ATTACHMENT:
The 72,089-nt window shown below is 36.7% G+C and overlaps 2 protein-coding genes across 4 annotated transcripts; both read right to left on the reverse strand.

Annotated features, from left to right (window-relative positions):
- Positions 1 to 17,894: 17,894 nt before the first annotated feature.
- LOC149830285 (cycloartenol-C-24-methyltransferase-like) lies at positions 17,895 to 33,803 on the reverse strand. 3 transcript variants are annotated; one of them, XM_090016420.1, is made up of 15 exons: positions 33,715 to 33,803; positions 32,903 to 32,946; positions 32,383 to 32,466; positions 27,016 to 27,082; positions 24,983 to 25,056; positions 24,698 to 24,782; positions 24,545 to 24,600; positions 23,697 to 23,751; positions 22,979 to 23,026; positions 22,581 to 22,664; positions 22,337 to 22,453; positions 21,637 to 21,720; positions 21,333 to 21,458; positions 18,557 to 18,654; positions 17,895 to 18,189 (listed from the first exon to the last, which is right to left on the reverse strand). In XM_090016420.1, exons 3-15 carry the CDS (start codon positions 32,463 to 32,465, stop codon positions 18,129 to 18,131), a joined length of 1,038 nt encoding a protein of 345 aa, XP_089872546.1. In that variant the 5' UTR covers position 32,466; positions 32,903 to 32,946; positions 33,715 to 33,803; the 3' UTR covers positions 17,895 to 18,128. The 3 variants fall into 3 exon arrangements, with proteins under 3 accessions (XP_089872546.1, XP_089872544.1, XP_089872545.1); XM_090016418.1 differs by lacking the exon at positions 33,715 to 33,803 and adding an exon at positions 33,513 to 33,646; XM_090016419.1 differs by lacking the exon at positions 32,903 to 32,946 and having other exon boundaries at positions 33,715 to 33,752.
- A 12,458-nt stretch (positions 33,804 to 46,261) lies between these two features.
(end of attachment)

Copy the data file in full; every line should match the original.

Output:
The 72,089-nt window shown below is 36.7% G+C and overlaps 2 protein-coding genes across 4 annotated transcripts; both read right to left on the reverse strand.

Annotated features, from left to right (window-relative positions):
- Positions 1 to 17,894: 17,894 nt before the first annotated feature.
- LOC149830285 (cycloartenol-C-24-methyltransferase-like) lies at positions 17,895 to 33,803 on the reverse strand. 3 transcript variants are annotated; one of them, XM_090016420.1, is made up of 15 exons: positions 33,715 to 33,803; positions 32,903 to 32,946; positions 32,383 to 32,466; positions 27,016 to 27,082; positions 24,983 to 25,056; positions 24,698 to 24,782; positions 24,545 to 24,600; positions 23,697 to 23,751; positions 22,979 to 23,026; positions 22,581 to 22,664; positions 22,337 to 22,453; positions 21,637 to 21,720; positions 21,333 to 21,458; positions 18,557 to 18,654; positions 17,895 to 18,189 (listed from the first exon to the last, which is right to left on the reverse strand). In XM_090016420.1, exons 3-15 carry the CDS (start codon positions 32,463 to 32,465, stop codon positions 18,129 to 18,131), a joined length of 1,038 nt encoding a protein of 345 aa, XP_089872546.1. In that variant the 5' UTR covers position 32,466; positions 32,903 to 32,946; positions 33,715 to 33,803; the 3' UTR covers positions 17,895 to 18,128. The 3 variants fall into 3 exon arrangements, with proteins under 3 accessions (XP_089872546.1, XP_089872544.1, XP_089872545.1); XM_090016418.1 differs by lacking the exon at positions 33,715 to 33,803 and adding an exon at positions 33,513 to 33,646; XM_090016419.1 differs by lacking the exon at positions 32,903 to 32,946 and having other exon boundaries at positions 33,715 to 33,752.
- A 12,458-nt stretch (positions 33,804 to 46,261) lies between these two features.